First Law of Motion

Part 1

Physics is the study of objects, how they move, and how they interact. One of the earliest attempts to use mathematical equations to describe physics was the book Mathematical Principles of Natural Philosophy, written by Isaac Newton in the 17th century. There, Newton describes three laws that explain the motion of all objects known to exist at that time. These three laws were incredibly important for the development of physics, and are still mostly true for all everyday objects – from tennis balls bouncing around on a tennis court to planets orbiting the sun.  

The first law states that an object in motion will remain in motion at a constant velocity, unless the object interacts with a force. For example, an object moving on a frictionless surface (think of a really strong air hockey table) will move at a constant speed and in a constant direction until it collides with something. If an object is not moving (that is, has a velocity of zero) then it will remain still until something interacts with it. The ability for objects to stay in motion when in the absence of force is called inertia, which is a property of all matter. Objects will even stay in motion if two opposite forces are interacting with it, as the two forces cancel out to produce net-zero force.  

One consequence of Newton’s first law of motion is that a force is necessary to produce any change in velocity. A change in velocity is called an acceleration if velocity increases, or a deceleration if velocity decreases.  

Part 2

Newton’s first law states that an object will maintain a constant velocity if net-zero force is interacting with the object. In the real world, it is difficult to find an example of an object that doesn’t interact with any force. When an object slides along the ground, it is always met with the force of friction, which causes it to slow down over time. When an object moves through the air, it is likewise always met with some degree of air resistance. These forces cause objects to slow down, and eventually come to a complete stop. On a theoretical frictionless surface and in a vacuum where there is no air resistance, an object in motion will maintain its velocity indefinitely.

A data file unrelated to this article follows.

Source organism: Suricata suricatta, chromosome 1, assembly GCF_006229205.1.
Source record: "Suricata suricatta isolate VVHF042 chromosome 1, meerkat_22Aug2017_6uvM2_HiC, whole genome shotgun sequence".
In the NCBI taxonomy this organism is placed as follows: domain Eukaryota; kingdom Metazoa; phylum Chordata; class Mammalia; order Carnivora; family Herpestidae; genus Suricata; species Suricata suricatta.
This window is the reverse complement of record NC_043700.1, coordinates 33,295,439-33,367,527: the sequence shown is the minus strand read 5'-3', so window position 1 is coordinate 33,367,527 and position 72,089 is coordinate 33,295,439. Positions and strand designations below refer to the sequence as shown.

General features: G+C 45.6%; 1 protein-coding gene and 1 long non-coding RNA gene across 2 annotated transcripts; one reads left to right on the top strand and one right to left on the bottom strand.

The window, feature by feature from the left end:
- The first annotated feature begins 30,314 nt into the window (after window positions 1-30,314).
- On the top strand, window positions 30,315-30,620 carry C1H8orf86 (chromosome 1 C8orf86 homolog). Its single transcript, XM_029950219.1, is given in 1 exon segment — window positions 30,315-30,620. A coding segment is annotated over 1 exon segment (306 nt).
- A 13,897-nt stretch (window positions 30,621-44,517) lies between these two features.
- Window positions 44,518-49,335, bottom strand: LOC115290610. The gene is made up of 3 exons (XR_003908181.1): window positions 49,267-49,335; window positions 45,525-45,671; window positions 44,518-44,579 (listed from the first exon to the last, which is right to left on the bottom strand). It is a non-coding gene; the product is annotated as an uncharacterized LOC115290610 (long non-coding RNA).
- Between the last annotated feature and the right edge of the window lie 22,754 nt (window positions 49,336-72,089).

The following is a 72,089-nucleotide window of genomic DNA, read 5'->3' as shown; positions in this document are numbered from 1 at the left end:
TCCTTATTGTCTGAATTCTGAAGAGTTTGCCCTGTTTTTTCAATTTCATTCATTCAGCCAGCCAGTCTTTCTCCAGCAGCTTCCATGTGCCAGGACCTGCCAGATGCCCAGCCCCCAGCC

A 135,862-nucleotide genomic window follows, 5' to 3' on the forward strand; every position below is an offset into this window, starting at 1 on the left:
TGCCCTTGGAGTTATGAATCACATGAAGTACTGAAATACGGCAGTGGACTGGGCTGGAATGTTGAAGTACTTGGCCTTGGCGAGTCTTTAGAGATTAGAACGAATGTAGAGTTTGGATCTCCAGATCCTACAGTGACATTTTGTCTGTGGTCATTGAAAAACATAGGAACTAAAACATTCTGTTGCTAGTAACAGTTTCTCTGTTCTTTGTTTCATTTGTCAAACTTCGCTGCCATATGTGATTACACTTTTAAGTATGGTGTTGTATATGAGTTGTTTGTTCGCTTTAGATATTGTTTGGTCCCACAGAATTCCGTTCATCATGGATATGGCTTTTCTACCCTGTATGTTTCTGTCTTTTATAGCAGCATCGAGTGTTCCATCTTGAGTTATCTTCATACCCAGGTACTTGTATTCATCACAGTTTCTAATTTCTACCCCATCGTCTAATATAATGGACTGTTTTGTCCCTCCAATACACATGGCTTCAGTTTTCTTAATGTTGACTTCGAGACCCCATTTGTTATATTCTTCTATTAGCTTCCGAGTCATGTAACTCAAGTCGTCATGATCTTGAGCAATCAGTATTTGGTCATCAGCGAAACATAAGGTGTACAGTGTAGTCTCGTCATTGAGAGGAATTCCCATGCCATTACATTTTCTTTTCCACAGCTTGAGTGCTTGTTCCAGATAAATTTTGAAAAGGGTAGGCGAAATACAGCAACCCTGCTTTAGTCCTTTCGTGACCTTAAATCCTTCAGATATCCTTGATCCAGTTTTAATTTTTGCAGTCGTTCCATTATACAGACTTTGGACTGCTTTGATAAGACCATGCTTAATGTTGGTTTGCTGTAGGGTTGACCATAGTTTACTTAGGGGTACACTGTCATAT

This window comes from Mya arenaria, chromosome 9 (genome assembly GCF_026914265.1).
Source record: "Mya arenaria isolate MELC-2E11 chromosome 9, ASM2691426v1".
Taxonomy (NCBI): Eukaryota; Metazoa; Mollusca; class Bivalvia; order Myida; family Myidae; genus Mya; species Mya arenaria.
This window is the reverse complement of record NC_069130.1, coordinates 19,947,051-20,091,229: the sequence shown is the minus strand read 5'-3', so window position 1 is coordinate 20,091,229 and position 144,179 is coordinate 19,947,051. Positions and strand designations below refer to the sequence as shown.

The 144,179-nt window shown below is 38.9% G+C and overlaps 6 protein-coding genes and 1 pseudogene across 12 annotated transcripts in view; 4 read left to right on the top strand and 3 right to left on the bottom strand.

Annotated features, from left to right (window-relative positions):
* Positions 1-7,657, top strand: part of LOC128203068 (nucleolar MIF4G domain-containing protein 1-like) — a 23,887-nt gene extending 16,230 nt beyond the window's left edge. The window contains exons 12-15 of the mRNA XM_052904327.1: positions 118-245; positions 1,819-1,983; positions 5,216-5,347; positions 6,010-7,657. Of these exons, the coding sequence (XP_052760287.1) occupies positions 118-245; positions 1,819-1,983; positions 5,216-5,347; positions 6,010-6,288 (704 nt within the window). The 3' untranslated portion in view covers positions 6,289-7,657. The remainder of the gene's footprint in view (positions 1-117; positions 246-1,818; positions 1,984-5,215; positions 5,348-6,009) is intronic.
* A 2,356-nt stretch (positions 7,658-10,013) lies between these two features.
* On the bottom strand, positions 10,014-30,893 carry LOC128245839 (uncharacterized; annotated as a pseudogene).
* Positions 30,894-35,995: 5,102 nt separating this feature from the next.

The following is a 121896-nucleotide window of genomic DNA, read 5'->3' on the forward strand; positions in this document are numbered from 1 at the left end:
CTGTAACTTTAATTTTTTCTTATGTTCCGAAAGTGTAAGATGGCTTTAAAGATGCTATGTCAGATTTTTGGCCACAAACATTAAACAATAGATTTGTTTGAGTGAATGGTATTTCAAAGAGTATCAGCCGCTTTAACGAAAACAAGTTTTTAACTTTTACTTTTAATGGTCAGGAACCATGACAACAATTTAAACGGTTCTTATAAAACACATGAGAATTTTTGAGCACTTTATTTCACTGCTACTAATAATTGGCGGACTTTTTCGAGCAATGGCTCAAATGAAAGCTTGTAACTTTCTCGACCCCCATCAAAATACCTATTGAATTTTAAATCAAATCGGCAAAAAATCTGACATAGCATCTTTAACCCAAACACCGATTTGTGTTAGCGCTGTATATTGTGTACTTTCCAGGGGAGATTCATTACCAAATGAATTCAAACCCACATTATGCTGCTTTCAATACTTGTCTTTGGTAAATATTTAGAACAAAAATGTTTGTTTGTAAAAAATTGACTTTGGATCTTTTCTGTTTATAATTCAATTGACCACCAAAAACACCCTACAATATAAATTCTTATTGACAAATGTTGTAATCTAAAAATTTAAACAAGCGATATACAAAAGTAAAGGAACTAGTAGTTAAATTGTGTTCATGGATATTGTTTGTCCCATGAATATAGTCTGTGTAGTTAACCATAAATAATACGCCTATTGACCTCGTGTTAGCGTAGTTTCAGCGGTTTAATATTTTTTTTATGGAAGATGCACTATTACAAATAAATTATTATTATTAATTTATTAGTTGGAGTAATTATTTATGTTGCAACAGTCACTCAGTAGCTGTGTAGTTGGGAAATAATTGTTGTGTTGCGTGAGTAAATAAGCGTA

The forces of friction and air resistance point in the opposite direction as does the velocity of a moving object. When a car is moving forward, backwards-facing forces of friction and air resistance begin to slow down the car’s velocity. The driver must apply forward-facing force to the car in order to maintain speed. When the driver is applying enough force to maintain a constant velocity, the car once again experiences net-zero force. That is, the forward-facing force the engine is producing is equal to the backward-facing forces of friction and air resistance when the car is maintaining a constant velocity. The engine, air resistance, and friction all contribute forces to the car, forces which are vector quantities measured in Newtons (N).